I've been a little vague about Eugine's actual opinions above, partly because describing the opinions of someone with whom you strongly disagree is perilous and partly because the conflict between Eugine and most of the rest of LW is as much about values and attitudes as about factual opinions, but here's a rough sketch of how I think he sees the world. The racial prejudices commonly found in e.g. the US are based on fact; black people are systematically stupider and worse behaved than white people, and to a good approximation no black person has ever done anything truly impressive and admirable. Concern about police mistreatment of black people is nonsense; the police are just reacting appropriately to black criminality. Women are less intelligent than men, and if they are less likely to get hired by academic departments or promoted to executive positions or whatever then that, again, is simply a rational response to their inferiority. Talk of black, or gay, or transgender, "pride" is stupid: the perverts and trannies have nothing to be proud of. "Social justice" is basically a power-grab by groups without the ability to get power and respect by actually earning them. The best social structures are ones that put those people in their place and favour the genuinely superior. In case anyone's been skim-reading, I will reiterate that that's my attempt to sketch Eugine's position; my own is quite different.

comment by TiffanyAching · 2017-01-19T20:00:35.017Z · score: 0 (0 votes) · LW(p) · GW(p)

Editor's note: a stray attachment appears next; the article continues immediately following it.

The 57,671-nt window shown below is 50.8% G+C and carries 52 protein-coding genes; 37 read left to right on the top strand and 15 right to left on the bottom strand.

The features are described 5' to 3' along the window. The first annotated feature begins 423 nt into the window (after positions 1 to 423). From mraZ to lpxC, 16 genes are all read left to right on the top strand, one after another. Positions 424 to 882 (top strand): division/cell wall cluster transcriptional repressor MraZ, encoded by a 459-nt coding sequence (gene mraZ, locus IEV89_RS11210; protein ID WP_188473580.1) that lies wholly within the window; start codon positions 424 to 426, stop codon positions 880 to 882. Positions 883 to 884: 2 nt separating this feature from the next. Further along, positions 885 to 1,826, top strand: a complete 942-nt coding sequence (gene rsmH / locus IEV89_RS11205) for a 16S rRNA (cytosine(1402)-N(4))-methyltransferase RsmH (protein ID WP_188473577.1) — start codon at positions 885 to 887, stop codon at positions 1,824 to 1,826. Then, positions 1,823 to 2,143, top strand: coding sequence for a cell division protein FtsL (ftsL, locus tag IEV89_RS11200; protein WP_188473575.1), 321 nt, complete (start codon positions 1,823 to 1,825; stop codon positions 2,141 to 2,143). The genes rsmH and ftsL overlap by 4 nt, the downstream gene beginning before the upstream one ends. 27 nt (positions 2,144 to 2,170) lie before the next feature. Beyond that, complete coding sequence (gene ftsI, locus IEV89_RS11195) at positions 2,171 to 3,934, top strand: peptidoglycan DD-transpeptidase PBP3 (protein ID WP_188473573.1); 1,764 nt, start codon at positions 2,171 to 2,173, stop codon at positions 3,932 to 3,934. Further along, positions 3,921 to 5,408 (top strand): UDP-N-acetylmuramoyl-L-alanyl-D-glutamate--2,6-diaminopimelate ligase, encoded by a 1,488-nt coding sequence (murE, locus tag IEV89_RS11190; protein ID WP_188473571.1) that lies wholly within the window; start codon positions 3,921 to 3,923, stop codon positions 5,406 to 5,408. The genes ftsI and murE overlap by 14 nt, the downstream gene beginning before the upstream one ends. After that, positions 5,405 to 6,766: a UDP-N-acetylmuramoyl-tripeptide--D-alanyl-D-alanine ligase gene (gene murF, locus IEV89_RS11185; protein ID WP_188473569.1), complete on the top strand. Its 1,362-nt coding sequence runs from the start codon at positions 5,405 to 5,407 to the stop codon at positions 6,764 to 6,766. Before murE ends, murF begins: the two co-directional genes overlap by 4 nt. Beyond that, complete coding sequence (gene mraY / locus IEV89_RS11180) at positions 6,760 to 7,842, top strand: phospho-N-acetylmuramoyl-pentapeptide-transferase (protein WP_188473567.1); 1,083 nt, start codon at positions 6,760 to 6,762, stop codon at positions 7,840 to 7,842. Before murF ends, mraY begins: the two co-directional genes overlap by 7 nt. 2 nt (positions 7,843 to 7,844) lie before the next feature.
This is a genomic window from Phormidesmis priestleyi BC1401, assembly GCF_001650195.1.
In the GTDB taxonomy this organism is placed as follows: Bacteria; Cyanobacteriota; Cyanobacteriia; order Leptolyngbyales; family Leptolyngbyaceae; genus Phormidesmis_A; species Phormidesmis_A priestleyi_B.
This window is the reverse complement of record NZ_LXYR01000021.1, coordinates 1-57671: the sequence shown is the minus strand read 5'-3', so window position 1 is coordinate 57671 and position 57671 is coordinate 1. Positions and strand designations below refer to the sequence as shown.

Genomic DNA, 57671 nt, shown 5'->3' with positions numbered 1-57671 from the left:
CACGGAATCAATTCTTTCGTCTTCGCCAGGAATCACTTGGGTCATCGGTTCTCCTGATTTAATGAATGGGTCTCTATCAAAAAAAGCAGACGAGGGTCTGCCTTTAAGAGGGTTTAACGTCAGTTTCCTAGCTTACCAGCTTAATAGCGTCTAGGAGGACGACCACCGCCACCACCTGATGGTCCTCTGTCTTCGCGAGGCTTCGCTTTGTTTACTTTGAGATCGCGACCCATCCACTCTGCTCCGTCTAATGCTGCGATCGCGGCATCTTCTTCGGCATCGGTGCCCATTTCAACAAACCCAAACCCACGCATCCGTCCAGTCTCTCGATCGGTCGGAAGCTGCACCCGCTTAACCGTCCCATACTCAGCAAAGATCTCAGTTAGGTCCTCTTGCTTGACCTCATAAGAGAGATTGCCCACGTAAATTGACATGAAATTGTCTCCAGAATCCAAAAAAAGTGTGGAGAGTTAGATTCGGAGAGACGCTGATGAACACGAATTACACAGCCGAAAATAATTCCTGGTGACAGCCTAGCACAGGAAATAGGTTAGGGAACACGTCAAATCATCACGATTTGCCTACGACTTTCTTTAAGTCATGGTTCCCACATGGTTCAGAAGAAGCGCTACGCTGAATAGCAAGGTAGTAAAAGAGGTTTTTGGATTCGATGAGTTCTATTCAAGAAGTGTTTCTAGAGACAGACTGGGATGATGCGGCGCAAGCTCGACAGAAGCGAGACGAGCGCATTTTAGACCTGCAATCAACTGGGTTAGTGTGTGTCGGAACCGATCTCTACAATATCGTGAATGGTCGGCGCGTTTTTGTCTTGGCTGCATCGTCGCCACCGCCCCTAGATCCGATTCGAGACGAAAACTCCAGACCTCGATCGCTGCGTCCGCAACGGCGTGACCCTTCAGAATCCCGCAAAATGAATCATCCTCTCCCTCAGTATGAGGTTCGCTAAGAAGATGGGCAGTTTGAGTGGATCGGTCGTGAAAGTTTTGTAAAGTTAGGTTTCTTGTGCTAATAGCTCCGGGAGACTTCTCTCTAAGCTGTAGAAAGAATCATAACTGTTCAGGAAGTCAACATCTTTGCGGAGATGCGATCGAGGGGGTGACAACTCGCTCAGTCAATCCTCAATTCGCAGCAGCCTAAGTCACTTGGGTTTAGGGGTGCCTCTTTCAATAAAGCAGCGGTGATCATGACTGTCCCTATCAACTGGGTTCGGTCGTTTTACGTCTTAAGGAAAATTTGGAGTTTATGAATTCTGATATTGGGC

Thanks gjm! Once again you have used your presumably-valuable time to give me a really thorough explanation. Jeez, what a story.

Eugine's new account was banned. Another one appeared. That was banned. Another appeared. After a while, new Eugine accounts were appearing faster than the old ones were closed down.

There's movie material here. A dark psychological indie-thing about obsession and rage. "Troll", starring... Steve Carrell? He was dead creepy in Foxcatcher.

I mean, to mess with a community once or twice is one thing. To keep coming back and back, unable to let it go or move on, is the stuff of tragedy.

Here's a rough sketch of how I think he sees the world...

Good thing I joined after downvotes were disabled. I do not think we would be pals.

comment by Lumifer · 2017-01-19T20:25:22.430Z · score: 0 (0 votes) · LW(p) · GW(p)

There's movie material here.

...that's a very plain-vanilla story with little drama -- compared to the baseline of 'net forums and online communities in general.

I do not think we would be pals.

It would be... regrettable if LW turned into an ideologically homogeneous place where everyone sees the world in a basically similar way.

comment by TiffanyAching · 2017-01-19T20:41:56.164Z · score: 0 (0 votes) · LW(p) · GW(p)

...that's a very plain-vanilla story with little drama -- compared to the baseline of 'net forums and online communities in general.

Well yeah, I suppose that's true. But the screenwriter can zhuzh it up a bit, throw in a murder somewhere.

It would be... regrettable if LW turned into an ideologically homogeneous place where everyone sees the world in a basically similar way.

Absolutely. I didn't come here for everyone to agree with me. But disagreement, even passionate ideological disagreement, isn't the same as obsessively following people around to downvote everything they say. That's just plain old batshittery. I'll probably disagree with you at some point but I'm not going to put your name down on my List of Enemies Who Must Be Destroyed. It's getting cluttered anyway.